In July 1855, participants in treaty negotiations included the Salish, Kootenai and Pend d’Oreille tribes and Territorial Gov. Isaac Stevens. The end result was the Hellgate Treaty of 1855.
Within the treaty with the United States, the Salish and Kootenai tribes reserved a tribal homeland — the Flathead Indian Reservation — and retained hunting, fishing, trapping and gathering rights throughout their aboriginal territory.
On the reservation, the tribes retained the exclusive right of taking fish in all the streams running through or bordering the reservation. Federal courts have determined that such rights can carry a “time immemorial” instream flow water right necessary to sustain fisheries.
In addition, the Hellgate Treaty granted the tribes “the right of taking fish at all usual and accustomed places.”
In exchange, the tribes agreed to cede to the U.S. government more than 20 million acres of their aboriginal homelands.
The treaty and a subsequent decision by the U.S. Supreme Court defined other tribal water rights.
Now, more than 163 years later, controversy about those water rights and their administration has stirred anew in the wake of the 2015 Montana Legislature’s approval of the Confederated Salish and Kootenai Tribes water compact, often written as CSKT compact.
Decades of negotiations preceded the contentious 2015 vote approving the compact, which is a legal agreement between the state of Montana, the federal government and the Confederated Salish and Kootenai Tribes.
A group of opponents to that complex agreement, which awaits congressional and tribal ratification, recently began championing an alternative — described as the People’s Water Compact — and reached out to a few regional legislators for support.
State Sen. Keith Regier, R-Kalispell, backs the People’s Water Compact. As does Sen. Dr. Al Olszewski, R-Kalispell.
Regier has observed that the 2015 water compact was one of the most divisive pieces of legislation ever produced in the state. Others have described the compact as a prime example of legislation understood by precious few of the lawmakers who voted for it.
“Divisive” seems to be the operative adjective used by both sides.
An eight-page pamphlet published in November by the Concerned Citizens of Western Montana described the 2015 agreement as a “controversial, divisive and failed effort to resolve the federal reserved water rights of the United States/CSKT...”
U.S. Sen. Steve Daines, R-Mont., weighed in recently.
“The current CSKT compact is the most controversial, expensive and divisive of Montana’s six Indian water rights settlement agreements,” Daines said.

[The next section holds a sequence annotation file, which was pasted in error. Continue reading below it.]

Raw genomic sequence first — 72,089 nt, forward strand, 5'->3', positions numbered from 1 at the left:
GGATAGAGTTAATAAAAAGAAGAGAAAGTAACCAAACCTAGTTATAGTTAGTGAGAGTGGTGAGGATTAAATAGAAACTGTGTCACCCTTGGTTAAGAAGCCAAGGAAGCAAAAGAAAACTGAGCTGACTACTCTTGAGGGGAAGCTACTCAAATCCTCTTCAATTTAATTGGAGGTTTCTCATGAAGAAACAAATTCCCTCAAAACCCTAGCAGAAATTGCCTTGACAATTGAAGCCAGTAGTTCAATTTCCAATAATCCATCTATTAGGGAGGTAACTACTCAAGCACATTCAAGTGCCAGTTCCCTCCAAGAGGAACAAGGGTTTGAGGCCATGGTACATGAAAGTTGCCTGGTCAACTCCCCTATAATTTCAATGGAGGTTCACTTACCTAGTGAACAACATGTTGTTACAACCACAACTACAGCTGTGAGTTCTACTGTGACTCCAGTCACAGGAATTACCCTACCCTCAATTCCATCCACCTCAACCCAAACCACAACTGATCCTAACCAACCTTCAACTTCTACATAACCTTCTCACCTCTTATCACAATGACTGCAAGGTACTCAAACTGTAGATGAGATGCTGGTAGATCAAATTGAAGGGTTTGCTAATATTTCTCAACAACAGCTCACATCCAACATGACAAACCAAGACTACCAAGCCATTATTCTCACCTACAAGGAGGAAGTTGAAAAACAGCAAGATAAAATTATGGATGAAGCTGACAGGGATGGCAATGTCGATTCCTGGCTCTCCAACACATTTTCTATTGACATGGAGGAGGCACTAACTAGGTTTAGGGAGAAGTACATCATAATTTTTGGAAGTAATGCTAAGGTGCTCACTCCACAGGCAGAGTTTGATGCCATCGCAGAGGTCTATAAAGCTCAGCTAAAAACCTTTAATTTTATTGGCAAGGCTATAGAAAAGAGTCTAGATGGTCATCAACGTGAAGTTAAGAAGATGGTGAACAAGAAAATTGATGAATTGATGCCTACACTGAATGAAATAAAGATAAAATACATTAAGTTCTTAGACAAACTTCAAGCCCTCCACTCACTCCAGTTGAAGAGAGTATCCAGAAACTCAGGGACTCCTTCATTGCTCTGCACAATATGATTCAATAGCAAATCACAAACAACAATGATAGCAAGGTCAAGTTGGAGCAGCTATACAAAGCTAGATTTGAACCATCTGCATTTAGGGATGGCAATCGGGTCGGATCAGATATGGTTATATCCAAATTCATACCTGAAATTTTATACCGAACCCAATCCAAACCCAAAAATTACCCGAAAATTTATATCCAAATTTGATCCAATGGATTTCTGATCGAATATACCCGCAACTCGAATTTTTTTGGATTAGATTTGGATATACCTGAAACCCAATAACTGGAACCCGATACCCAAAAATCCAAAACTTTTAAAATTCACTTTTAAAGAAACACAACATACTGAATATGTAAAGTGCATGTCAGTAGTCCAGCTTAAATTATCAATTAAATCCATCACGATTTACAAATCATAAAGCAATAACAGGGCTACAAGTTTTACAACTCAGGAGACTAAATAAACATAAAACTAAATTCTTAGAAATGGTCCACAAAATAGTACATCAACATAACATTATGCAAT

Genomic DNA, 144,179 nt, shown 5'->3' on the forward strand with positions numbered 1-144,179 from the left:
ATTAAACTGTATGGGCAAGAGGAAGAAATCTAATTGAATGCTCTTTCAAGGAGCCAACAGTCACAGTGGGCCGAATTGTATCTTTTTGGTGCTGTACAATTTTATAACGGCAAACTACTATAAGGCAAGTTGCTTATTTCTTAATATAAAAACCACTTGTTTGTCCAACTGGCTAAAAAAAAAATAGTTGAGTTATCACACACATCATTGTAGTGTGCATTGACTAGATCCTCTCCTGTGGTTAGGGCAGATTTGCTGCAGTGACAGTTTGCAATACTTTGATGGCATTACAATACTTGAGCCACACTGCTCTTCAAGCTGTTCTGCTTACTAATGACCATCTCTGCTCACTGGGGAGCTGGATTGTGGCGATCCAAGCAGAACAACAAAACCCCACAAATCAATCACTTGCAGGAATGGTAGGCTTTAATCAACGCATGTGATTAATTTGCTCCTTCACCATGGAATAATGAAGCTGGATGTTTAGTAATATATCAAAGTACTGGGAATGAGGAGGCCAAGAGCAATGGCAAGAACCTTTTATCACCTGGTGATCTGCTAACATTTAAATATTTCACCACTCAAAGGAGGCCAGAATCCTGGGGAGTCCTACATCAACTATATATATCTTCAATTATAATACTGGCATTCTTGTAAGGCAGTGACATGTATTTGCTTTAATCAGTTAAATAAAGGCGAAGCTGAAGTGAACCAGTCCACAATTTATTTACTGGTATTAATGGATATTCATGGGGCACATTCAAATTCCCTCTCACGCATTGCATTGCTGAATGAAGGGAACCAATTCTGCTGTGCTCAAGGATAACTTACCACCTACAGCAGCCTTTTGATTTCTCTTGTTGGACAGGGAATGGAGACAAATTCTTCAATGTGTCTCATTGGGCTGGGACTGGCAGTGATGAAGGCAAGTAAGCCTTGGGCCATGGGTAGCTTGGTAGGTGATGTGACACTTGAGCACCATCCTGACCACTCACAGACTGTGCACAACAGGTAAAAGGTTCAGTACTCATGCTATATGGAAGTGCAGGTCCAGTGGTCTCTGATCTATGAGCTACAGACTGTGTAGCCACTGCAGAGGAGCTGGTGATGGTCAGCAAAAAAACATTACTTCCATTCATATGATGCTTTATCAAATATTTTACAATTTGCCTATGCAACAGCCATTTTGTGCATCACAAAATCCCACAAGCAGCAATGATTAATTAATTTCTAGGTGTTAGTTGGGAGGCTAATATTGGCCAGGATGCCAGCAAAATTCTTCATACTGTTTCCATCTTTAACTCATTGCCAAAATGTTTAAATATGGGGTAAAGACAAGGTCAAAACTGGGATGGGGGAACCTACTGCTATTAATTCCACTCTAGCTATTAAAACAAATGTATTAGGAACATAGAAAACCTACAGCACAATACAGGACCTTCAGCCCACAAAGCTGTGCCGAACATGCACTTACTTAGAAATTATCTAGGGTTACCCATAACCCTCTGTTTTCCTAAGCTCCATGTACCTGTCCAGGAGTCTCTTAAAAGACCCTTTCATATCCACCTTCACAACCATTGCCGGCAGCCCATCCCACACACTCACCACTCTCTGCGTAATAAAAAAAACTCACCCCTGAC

“Montanans are very divided,” he said. “I welcome the effort of the opponents of the current proposed settlement for bringing new ideas to the table for a path forward. I will continue working and listening to all stakeholders to help reach a fair solution that can bring Montanans together.”
In contrast, U.S. Sen. Jon Tester, D-Mont., used the word “divide” in reference to the intent of the People’s Water Compact.
“I support the bipartisan CSKT Water Compact,” Tester said. “There has been a lot of good work done by the tribes and the numerous stakeholders to pass the compact and provide certainty for all water users.
“To head in a new direction now will create uncertainty, litigation, and hurt the economy,” he said. “This new proposal is just a distraction designed to divide. It’s not a real solution at all.”
Montana U.S. Rep. Greg Gianforte, a Republican, also has issued a statement.
“Federal agencies are reviewing the proposed CSKT water compact agreed to by the state and tribe,” Gianforte said. “Upon concluding their review, they could require changes to the proposed water compact before any action is taken,” he said. “As the review moves forward, I’ll continue working with the tribes and surrounding communities on this issue, and I welcome and appreciate ideas that come from a collaborative approach.”
The People’s Water Compact suggests that the current compact “federalizes the water in western Montana, giving federal and tribal governments the ability to regulate and control its uses.”
It holds that the current compact’s provisions, and a related bill proposed by Tester, would give the tribal government too much say over Flathead Irrigation Project water used both by tribal members and non-Indians: “Imagine being obligated to an adversarial tribal government for the delivery of water that is necessary for your livelihood.”
And the People’s compact expresses specific concerns about off-reservation water rights claimed by the tribes.
The CSKT filed 1,720 on-reservation water claims and 1,094 off-reservation instream water claims. The U.S. Department of Justice filed 7,295 claims in trust for the CSKT, reaching a total of 10,109 claims.
Robert McDonald, a spokesman for the CSKT, noted that the tribes “immediately asked to stay those claims pending final ratification of the compact.”
Supporters of the People’s compact describe the CSKT water compact as differing radically from other compacts negotiated with Montana tribes.
Yet state Rep. Zach Brown, a Democrat from Bozeman, notes that the CSKT compact is based on a unique treaty.
“The Hellgate Treaty was more generous and broad than other tribal treaties,” Brown said.
He said the CSKT’s expansive historical territory covered roughly two-thirds of the state, “which is well documented by anthropologists.”